For years, my daughter has been asking for a dog. My husband and I have always thought about it, but would inevitably end up by turning her down on account of us not having enough time to devote to a pet. We both work full time outside of the home. Every Monday through Friday we’d leave the house by 7:30 am and wouldn’t return until around 5 pm. I knew it wouldn’t be fair to have a dog be alone in the house all day for five days a week without any companionship or exercise.
But the great pandemic of 2019/2020 hit and suddenly we were housebound for the unforeseeable future. We no longer had an excuse to not get a dog. And the more we thought about it, the more we actually realized that we really wanted a dog. So in August of 2020, we went to a shelter (we specifically went to Don’t Be a Bully, a rescue in York, PA) and adopted the newest member of our family, Cooper “Corona” Graham.
After adopting Cooper, I found that I was drawn to everything and anything dog related. I watched animal planet, I read doggie blogs, and started noticing all of the dogs in the neighborhood as they walked by my house. It was no surprise that I found the book “Rescue Dogs,” by Pete Paxton.
Paxton works as an undercover animal investigator and has experience revealing the hidden cruelties associated with puppy mills, slaughterhouses, and many organizations that exploit animals. In “Rescue Pups,” Paxton focuses on dogs that have been abandoned, abused, and sometimes stolen. It’s an important book to read if you want to get more in depth knowledge regarding dog adoption.
Before adopting Cooper, I really didn’t know very much about how most people get their dogs. I knew that I shouldn’t shop at a pet store because those were considered “bad.” But honestly, I didn’t really know why. Paxton explains how pet stores usually get their dogs from places called “puppy mills.” Basically, a puppy mill is a large scale dog breeder and is sometimes referred to as a “dog factory.” The dogs are often kept in horrendous conditions and are neglected and abused. The dogs who are used as the breeders are put down once they can no longer have puppies.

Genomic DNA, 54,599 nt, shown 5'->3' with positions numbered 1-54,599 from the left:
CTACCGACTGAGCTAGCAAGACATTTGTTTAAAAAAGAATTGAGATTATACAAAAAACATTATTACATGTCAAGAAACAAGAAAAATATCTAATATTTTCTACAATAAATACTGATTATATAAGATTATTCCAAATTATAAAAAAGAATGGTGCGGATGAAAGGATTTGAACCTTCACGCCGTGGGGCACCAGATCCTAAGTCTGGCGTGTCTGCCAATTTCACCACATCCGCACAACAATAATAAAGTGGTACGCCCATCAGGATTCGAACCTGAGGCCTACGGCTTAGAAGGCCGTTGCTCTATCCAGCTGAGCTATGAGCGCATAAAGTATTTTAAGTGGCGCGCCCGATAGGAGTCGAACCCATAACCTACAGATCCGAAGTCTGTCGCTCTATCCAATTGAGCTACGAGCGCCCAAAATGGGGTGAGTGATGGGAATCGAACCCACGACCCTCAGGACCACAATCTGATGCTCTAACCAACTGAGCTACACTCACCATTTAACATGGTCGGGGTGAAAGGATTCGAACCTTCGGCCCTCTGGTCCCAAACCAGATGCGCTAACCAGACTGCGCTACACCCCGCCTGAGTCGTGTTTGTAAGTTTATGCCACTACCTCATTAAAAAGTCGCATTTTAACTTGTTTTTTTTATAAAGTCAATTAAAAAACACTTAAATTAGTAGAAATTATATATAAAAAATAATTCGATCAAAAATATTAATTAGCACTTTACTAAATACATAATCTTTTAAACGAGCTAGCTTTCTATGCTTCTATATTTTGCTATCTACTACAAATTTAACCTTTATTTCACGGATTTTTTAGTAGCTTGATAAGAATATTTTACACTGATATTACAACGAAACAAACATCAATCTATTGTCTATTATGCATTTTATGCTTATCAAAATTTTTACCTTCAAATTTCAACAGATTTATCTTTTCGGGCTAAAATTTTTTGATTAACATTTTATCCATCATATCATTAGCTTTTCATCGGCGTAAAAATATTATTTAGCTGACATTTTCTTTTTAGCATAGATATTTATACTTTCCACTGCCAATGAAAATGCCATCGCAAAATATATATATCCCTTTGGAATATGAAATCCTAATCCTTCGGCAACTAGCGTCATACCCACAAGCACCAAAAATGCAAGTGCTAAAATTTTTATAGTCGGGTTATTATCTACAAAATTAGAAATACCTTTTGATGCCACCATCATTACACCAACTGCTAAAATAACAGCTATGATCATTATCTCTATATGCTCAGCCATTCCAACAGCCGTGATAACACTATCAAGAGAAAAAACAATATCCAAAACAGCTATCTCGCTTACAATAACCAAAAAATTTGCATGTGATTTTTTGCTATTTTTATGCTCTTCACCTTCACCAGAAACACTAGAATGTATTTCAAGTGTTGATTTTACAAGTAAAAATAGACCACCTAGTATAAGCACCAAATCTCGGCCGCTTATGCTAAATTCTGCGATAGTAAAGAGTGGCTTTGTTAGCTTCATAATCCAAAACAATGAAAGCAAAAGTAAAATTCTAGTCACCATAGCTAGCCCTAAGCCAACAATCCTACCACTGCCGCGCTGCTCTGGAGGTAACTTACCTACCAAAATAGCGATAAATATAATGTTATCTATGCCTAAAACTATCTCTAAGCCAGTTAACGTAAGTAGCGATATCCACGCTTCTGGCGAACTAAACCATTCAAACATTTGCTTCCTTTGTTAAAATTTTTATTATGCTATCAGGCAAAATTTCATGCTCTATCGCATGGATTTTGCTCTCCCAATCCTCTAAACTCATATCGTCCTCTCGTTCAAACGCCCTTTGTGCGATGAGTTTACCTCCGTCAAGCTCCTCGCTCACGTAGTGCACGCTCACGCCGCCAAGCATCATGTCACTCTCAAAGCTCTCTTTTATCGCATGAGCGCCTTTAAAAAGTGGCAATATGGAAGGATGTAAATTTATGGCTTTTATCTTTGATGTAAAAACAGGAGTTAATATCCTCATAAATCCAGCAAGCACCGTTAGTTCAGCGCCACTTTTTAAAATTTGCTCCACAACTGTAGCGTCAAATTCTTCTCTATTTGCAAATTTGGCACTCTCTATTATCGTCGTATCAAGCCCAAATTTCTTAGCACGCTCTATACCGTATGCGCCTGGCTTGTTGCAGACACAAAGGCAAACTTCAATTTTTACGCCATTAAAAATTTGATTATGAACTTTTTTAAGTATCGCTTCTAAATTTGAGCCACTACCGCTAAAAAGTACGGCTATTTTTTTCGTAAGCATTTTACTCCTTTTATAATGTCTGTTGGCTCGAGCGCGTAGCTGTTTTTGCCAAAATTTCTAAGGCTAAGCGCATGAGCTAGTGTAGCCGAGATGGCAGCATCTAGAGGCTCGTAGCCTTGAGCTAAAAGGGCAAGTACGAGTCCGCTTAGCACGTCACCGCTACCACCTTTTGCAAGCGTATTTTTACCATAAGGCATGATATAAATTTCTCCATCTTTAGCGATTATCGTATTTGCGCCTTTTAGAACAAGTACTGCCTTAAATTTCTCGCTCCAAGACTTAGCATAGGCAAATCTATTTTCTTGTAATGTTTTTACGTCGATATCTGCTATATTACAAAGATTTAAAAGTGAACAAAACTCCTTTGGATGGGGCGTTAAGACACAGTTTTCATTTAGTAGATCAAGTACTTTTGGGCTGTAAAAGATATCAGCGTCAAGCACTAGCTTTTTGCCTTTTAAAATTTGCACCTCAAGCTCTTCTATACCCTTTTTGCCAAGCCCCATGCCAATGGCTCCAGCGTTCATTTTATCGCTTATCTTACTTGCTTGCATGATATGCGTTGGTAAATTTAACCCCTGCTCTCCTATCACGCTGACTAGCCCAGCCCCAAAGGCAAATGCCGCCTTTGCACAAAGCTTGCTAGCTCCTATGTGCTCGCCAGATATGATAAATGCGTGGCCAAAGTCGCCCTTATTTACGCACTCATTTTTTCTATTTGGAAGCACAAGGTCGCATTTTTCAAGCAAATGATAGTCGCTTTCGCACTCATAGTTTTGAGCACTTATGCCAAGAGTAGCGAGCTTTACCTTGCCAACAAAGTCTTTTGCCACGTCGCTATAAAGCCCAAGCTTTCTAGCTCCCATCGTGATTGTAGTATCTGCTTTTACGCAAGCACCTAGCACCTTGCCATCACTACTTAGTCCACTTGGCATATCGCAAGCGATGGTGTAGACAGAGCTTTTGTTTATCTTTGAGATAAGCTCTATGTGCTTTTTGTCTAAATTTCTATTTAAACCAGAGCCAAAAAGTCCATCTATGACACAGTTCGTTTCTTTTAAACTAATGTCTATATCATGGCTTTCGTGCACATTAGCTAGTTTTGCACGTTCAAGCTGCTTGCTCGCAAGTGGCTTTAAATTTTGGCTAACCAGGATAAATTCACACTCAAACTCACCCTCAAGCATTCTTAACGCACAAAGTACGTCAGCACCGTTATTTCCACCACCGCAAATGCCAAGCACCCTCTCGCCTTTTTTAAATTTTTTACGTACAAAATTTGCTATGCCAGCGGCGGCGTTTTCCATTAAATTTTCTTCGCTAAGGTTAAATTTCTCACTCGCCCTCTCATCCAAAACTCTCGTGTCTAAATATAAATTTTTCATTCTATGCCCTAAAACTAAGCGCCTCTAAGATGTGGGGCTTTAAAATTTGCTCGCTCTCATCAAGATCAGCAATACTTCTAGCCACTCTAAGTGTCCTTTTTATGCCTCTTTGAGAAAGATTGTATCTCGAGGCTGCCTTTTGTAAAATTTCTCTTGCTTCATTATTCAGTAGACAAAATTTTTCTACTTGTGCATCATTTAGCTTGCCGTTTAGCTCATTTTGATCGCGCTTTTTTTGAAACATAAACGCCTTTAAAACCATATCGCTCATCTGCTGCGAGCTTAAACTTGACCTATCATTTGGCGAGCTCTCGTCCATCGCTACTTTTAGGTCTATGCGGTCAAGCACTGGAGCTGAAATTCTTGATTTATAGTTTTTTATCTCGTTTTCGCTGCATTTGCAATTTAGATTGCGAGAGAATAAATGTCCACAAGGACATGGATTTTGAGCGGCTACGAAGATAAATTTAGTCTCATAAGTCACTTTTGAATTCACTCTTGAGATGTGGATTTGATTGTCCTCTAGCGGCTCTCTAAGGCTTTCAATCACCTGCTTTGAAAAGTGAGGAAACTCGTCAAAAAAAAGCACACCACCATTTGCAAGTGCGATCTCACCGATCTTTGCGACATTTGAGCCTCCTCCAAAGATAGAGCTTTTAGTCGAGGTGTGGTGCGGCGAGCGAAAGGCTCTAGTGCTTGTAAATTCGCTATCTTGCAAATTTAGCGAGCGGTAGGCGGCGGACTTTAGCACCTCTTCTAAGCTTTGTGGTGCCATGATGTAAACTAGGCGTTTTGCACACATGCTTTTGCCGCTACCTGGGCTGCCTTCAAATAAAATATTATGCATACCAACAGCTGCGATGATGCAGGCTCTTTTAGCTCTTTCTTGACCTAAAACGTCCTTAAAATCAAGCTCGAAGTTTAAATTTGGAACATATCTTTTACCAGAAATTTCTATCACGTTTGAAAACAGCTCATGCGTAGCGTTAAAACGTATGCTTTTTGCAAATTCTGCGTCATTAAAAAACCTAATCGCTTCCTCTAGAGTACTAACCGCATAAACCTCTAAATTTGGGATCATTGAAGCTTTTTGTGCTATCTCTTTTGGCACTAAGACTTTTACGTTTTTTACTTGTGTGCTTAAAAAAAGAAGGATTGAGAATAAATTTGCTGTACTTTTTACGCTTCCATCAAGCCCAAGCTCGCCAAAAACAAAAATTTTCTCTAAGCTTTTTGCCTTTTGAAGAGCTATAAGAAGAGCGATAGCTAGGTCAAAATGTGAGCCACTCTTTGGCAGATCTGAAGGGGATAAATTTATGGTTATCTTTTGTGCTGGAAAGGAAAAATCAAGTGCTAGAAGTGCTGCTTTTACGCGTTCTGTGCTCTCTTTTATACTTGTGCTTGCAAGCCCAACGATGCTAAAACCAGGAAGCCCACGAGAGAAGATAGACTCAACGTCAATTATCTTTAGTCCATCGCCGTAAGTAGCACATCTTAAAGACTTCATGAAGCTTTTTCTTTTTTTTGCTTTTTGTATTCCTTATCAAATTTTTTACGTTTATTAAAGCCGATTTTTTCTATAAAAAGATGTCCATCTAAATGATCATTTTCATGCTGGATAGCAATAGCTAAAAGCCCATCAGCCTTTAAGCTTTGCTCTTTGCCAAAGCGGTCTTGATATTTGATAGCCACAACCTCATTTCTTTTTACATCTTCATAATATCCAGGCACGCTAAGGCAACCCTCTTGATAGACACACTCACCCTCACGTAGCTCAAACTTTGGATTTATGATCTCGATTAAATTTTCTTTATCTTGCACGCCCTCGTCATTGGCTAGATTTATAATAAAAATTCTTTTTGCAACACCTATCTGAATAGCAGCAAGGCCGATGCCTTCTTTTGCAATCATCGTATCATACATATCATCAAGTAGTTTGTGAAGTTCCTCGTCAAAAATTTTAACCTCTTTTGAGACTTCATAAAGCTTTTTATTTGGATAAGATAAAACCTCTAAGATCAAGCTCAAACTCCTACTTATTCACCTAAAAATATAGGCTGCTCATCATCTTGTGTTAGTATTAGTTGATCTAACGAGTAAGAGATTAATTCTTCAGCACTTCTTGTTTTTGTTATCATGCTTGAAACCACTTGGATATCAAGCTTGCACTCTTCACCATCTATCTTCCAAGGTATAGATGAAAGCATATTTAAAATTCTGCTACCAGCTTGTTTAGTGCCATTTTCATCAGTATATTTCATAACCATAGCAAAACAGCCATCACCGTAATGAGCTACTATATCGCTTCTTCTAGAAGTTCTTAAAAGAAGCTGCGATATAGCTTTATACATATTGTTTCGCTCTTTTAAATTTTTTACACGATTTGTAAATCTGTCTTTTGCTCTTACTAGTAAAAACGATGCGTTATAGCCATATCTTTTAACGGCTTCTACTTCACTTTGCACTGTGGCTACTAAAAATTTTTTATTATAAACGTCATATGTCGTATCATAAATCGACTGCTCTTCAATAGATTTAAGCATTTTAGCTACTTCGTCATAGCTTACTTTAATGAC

In “Rescue Dogs,” Paxton also explains what to expect when you adopt a dog from a rescue shelter. Far too often, people believe that rescues have behavior and anxiety issues that can’t be resolved. As a result, rescue dogs are overlooked as good companion animals. However, that is far from the truth. Rescues can be amazing pets. In fact, it is more common for dogs who were adopted from puppy mills to have unresolved anxieties due to neglect and abuse they experienced before they were adopted.
One of the things that pleasantly surprised me about this book was that Paxton provides valuable information regarding how to care for your rescue dog. He gives a list of items needed before you even bring your rescue home and gives ideas on how to make sure your rescue feels comfortable and safe.
“Rescue Dogs” is a book I would recommend to anyone who loves dogs and is looking into adoption. It’s also an informative guide for anyone who wants to know the truth about the dog breeding industry. It’s important to know why dog lovers should choose to look at shelters for adoption and not pet stores or corrupt kennels. By adopting from a shelter, you are saving a life.
When we adopted Cooper, our family became complete. I didn’t realize how much I would love my little cuddle monster. But I can’t imagine my life without him.
According to the website One Green Planet, there are about 6 to 8 million homeless dogs and cats that enter animal shelters every year. Nearly half of those animals are euthanized due to overpopulation and lack of space in the shelters. If you have room in your home and in your heart, please consider adopting a dog from a shelter. You won’t regret it. I certainly didn’t!
For more information from Don’t Be a Bully (the rescue we used to adopt Cooper), please visit them at their Facebook page at: facebook.com/dontbeabully01